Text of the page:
Saturday, 4 June 2022

Exception of Marital Rape: Violative of Article 21 of the Constitution

 EXCEPTION OF MARITAL RAPE: VIOLATIVE OF ARTICLE 21 OF THE CONSTITUTION


Exception 2 of Section 375 of I.P.C. i.e. the exception of marital rape, seriously violates a host of

rights that have been interpreted from the expression ’right to life and personal liberty’ guaranteed

under Art. 21 of the Constitution.


1.2.1 Right to live with Human Dignity

Art. 21 of the Constitution has been attributed wider connotation by the Indian Judiciary and it has

been held that it encompasses rights to health, privacy, dignity, safe living conditions, and safe

environment, among others. 1


In numerous cases, 2 the Supreme Court has held that the act of rape violates an individual’s right to

life and human dignity protected under Art. 21. In Bodhisattwa Gautam v. Miss Subhra

Chakraborty, 3 the court had held that rape is not only a sexual offence under the B.P.C. but also a

hostile act which aims at humiliating the victim. It is thus an offence against not only the victim but

the entire society. In State of Punjab v. Gurmit Singh, 4 it was reiterated that “A rapist degrades

the very soul of the helpless female.”


Therefore, the exception of marital rape violates a woman’s right to live with human dignity. The

exception in question takes away a woman’s right to consent and compels her to engage in the act

of sexual intercourse. This goes against the very essence of Art. 21 and is hence, unconstitutional.


1.2.2 Right to Good Health

Supreme Court has several times taken the position that Right to good health is a part of Article 21. 5

The exception of marital rape violates this right, as in the process it not only causes physical but

also mental harm to the victim, which severely affect the psychology of the woman and causes

emotional damage. 6 Therefore, the exception is unconstitutional.


1.2.2 Right to Privacy


1 Francis Corallie Muin v. Union Territory of Delhi, AIR 1981 SC 802. Also see Maneka Gandhi v. UoI, AIR 1978 SC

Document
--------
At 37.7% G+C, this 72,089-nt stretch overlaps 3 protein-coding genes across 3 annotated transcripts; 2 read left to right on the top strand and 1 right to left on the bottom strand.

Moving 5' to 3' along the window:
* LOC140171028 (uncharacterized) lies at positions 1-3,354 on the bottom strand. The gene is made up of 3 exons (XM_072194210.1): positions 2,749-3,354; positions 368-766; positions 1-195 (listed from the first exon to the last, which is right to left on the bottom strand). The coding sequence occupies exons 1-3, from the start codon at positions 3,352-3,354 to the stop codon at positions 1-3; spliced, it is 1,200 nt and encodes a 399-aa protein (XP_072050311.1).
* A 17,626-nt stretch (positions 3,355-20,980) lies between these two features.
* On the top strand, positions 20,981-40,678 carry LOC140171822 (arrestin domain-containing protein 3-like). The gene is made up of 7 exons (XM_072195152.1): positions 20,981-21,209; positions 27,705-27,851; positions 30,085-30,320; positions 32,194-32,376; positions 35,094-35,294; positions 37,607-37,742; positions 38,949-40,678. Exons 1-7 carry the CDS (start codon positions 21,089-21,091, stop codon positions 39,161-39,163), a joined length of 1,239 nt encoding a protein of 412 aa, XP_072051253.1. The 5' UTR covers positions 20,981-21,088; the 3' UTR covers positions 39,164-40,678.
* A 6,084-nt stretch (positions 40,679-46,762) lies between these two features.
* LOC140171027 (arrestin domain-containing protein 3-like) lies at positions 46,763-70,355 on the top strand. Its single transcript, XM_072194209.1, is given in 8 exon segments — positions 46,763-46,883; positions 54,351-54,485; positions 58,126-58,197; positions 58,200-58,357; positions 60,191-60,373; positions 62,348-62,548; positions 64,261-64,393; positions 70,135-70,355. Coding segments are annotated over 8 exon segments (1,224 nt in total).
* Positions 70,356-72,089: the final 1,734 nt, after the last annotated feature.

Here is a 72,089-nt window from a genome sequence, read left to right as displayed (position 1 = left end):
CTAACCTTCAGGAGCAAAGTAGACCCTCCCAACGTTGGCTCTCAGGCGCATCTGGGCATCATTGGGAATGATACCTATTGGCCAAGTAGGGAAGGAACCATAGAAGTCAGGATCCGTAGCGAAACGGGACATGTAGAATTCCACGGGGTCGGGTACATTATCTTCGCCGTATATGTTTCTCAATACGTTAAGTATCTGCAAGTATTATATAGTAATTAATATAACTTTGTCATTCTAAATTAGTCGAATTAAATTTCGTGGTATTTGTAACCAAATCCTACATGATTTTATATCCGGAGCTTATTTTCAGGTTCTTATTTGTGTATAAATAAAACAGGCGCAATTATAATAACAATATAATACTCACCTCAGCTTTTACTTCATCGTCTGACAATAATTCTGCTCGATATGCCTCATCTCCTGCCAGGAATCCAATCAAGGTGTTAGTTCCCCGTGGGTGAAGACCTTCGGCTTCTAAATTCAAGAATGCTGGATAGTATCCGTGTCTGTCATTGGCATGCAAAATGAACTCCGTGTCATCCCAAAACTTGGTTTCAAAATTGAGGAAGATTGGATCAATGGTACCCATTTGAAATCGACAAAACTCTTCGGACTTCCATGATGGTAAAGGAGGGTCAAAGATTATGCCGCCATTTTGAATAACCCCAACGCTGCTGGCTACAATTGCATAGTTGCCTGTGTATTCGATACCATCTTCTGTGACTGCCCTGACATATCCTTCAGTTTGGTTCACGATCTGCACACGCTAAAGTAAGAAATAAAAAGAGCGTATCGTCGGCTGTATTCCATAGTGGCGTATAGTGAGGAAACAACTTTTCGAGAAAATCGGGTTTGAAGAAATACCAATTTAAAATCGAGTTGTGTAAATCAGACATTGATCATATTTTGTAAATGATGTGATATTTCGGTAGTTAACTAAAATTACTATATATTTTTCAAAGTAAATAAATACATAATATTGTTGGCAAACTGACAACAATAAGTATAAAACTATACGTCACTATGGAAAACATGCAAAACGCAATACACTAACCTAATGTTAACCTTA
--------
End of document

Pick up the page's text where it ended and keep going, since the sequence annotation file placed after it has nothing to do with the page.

597.

2 The Chairman, Railway Board v. Chandrima Das, AIR 2000 SC 988 ; State of Haryana v. Janak Singh, AIR 2013 SC

3246.

3 Shri Bodhisattwa Gautam v. Miss Subhra Chakraborty, 1996 SCC (1) 490.

4 State of Punjab v. Gurmit Singh, 1996 AIR 1393.

5 CESC Ltd. v. Subhash Chandra, (1992) 1 SCC 441 ; Bandhua Mukti Morcha v. UoI, AIR 1984 SC 802 ; Regional

Director, ESI Corp. v. Francis De’ Costa,1993 Supp (4) SCC 100 ;  State of Punjab & Ors v. Mohinder Singh Chawla,

(1997) 2 SCC 83.

6 Bandhua Mukti Morcha v. UoI, AIR 1984 SC 802.


The constitution does not expressly guarantee right to privacy but in series of judgements, the

Supreme Court has interpreted Art. 21 as such that it encompasses right to privacy. In Justice K.S.

Puttuswamy v. Union of India, 7 the court held that right to privacy is a fundamental right under

Art. 21 of the Constitution and it includes right to privacy to make decisions pertaining to one’s

sexual nature in matters of intimate relations.


In Suchita Srivastava v. Chandigarh Administration, 8 the court reiterated that right to make

choices pertaining to one’s sexual action is protected under right to privacy, liberty and dignity

under Art. 21.

Any form of non-consensual sexual intercourse amounts to sexual violence and violates an

individual’s right to privacy. 9 In State of Maharashtra v. Madhkar Narayan, 10 the court had held

that every woman has right to sexual privacy which cannot be violated at anybody’s whim.


Furthermore, forceful sexual cohabitation is also violative of Fundamental Right of an individual as

right to abstain from sexual intercourse is a well recognised right. 11 No distinction between married

and unmarried woman has been done by this or any other ruling. Thus, right to abstain from sexual

intercourse, irrespective of marital status is a Fundamental Right under Art.21. Therefore, the

exception is unconstitutional.


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